“Hey, Rube, look at that man burning leaves,” I said, squatting to my son’s eye level and pointing to the fine that almost singed an above-ground swimming pool. “What’s wrong with this picture?”
My claim to immortality paused, thought. “He’s too close.”
“What might happen?” I prompted.
“Burn a hole.”
“Water’ll go all over the fire.” Rube chortled and clapped his hands.
“Hey, buddy,” I shouted, “my son likes your fire extinguisher.”
The leaf-burner studied his fire for a moment. Then he grinned. “Actually, I was trying a new way to heat the pool.”
There was a man after my own heart, a man with a sense of humor. And that’s exactly what I wanted to teach my son: to see the funny side of life. I never had any help as a kid. Everything I learned about whimsy and telling jokes, I learned on my own. But my son was going to have it easy. I was going to teach him the joy of jokes the way some people teach their children to build a log cabin, step by step.
One of the first lessons was how to size up an audience. We were getting a preschool physical when the pediatric nurse strapped a blood pressure cuff on my arm to show Rube that it wouldn’t hurt. I took the occasion to rub her wrist. “You’ll have to excuse me,” I said. “I’m just not feeling myself today.”
“Mr. Sandwich,” the nurse sniffed as she pulled herself to the full height of her indignation and marched out of the room.
“Now we know not to waste good jokes on her,” I explained to my son. “She was probably a deprived child. I bet her parents never played a joke on her or asked her riddles or even made puns.” I sighed. “There but for the grace of God go I.”
I remember the first time I encountered comically deprived children. I had just died — as us comedians refer to telling a joke that bombs — at my friend’s house, in front of his parents and grandparents. It was the old gag about why we put angels on top of Christmas trees. You know, the one about Santa being all stressed-out because the reindeer had hoof-and-mouth disease and the elves were on strike and Mrs. Claus had the flu, when an angel bounced into the toy shop with a Christmas tree and asked, “Where would you like me to stick this, Santa?”
Everyone just stared at me. I quickly added, “So, from that day to this, the angel sits on top of the Christmas tree.”
You can’t blame the kids in that situation. They didn’t know any better. It’s the parents’ responsibility to introduce their children to the finer nuances of humor in our culture. Somebody needs to spend quality time with those kids, loosening them up to the possibilities of word play, the surprise of the unexpected, not to mention the joy of a roomful of people groaning in unison.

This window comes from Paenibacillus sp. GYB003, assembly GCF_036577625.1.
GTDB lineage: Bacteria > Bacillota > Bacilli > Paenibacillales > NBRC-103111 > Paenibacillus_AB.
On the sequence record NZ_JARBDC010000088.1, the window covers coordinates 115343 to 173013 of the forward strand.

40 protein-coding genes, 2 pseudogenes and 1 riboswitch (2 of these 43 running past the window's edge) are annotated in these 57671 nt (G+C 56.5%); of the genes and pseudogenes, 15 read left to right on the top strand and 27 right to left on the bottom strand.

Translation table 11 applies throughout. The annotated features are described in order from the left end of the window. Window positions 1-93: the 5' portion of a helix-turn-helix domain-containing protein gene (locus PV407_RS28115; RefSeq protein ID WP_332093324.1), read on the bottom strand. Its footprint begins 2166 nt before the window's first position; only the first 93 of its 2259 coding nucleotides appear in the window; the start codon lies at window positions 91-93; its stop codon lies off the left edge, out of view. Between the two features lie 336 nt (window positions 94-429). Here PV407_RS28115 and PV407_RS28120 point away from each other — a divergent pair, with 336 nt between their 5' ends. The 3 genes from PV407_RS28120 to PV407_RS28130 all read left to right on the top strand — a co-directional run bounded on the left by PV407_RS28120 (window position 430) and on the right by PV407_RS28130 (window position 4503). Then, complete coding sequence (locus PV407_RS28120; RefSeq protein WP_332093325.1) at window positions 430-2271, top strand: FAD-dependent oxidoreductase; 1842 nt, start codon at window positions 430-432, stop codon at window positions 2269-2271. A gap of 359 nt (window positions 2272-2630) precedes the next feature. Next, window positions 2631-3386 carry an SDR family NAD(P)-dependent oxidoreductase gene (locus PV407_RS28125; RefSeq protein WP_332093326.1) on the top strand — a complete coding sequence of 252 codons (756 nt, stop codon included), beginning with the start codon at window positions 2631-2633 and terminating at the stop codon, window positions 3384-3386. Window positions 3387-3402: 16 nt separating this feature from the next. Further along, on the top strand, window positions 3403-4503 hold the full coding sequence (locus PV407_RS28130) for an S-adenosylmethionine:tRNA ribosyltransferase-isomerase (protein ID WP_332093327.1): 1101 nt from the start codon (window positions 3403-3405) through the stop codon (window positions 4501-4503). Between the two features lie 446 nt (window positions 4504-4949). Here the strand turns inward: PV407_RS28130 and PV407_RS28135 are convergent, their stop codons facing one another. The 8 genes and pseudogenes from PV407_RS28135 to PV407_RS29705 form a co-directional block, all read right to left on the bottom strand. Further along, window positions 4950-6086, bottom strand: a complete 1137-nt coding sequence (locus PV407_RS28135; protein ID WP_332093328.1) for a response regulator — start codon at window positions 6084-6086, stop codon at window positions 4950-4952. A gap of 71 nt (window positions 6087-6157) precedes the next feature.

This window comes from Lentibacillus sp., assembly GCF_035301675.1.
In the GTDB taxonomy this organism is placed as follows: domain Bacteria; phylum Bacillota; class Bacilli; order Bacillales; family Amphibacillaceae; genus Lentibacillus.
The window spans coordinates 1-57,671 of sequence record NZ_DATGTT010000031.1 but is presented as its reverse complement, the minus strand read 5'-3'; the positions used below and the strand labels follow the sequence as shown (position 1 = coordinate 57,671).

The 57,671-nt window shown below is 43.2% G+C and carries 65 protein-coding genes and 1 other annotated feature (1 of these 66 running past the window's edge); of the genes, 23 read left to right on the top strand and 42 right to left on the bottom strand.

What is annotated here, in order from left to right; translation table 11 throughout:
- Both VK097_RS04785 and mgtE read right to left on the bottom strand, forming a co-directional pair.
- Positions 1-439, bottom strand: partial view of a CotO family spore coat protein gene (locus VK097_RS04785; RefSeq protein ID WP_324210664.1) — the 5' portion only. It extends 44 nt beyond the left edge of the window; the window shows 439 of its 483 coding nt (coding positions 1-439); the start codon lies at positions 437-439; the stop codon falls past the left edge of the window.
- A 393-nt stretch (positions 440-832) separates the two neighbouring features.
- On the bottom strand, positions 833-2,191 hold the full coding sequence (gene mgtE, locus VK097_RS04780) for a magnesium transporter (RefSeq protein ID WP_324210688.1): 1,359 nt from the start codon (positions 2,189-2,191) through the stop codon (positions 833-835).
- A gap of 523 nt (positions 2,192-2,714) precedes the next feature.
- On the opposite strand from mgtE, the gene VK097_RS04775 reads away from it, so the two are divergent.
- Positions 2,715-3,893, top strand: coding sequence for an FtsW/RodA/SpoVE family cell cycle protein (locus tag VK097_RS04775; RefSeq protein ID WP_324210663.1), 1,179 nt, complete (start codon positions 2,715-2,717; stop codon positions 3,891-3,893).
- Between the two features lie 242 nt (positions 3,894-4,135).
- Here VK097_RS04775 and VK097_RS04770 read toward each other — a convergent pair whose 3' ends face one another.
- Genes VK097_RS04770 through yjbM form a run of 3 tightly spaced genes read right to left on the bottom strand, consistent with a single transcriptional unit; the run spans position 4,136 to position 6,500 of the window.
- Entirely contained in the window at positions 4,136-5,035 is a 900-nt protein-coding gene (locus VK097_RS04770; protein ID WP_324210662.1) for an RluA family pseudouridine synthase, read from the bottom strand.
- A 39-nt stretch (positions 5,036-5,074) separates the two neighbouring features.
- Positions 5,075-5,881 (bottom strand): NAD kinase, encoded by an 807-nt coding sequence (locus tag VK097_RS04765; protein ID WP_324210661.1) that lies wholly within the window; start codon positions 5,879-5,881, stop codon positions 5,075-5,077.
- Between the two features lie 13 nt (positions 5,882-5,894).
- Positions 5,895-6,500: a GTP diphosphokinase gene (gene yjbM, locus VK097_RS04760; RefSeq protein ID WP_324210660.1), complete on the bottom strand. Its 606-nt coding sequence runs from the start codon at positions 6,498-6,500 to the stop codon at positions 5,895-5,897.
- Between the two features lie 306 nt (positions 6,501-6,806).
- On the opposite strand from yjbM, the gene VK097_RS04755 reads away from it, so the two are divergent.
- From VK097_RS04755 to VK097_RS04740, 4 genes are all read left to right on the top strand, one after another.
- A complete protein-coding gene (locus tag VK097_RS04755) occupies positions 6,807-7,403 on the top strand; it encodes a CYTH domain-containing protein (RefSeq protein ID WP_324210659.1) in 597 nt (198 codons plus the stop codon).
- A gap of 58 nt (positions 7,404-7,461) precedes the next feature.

You can imagine my delight in another class-clown-in-the-making when Rube came home from the fist day of school and announced, “It’s a tough house, Dad.”
“And how’s your teacher.”
“Too d#@$%& sweet.”
“I prefer that you don’t use that word.”
“Okay. She’s too d#@$%& nice.”
My efforts were paying off. But like a good coach, I looked for every opportunity to challenge my star prospect. For example, one day at the beach, a live Barbie doll lay on her see-through air mattress in the shallow water. What caught my eye was the turquoise dog’s leash — I’m serious now, humor is not a laughing matter — that trailed from her hand straight into the lake. I nudged Rube and rolled my eyes at the floating princess.
“What’s wrong with this picture?”
“She’s probably using it like an anchor rope, tied to a rock or something,” he offered.
“Come on, you can do better than that,” I coaxed.
Rube’s eyes started to dance. “Maybe she’s taking her catfish for a walk?”
I shrugged. “Not bad. Try again.”
Rube looked at me, grinned.
“Go for it.”
“Excuse me, lady,” my son said. “In case you didn’t realize …your dog’s been underwater for a long time.”
Some months later, shopping for Christmas ornaments, my son and I priced a set of colored lights.
“Let’s see,” I calculated, “$9.95 plus six percent for tax brings it to…”
“Tacks?” Rube inquired. “What do you need tacks for? Don’t you just loop the lights over the branches?”
I stopped. Studied my son. “Tax, as in income tax. Only this is a sales…” That’s when I caught the comer of his mouth twitching. He got me. He had me going. For a person who sees life as a stage and every person out there as an audience, you have to admit my son did me proud. He’s got the eye, the timing, whatever you want to call it.
When it was our turn at the register, the clerk checked my ID.
“James Sandwich,” he read aloud. “Interesting name. Ever think of working in a deli?” I grimaced. How rude, taking liberties with my name.
“And what’s your son’s name? Ham? Ham Sandwich?”
“No,” Rube replied, “my name’s Reuben…” My son stopped. Stared at me for a long time.
He hasn’t told a joke since. And he was coming along so fine.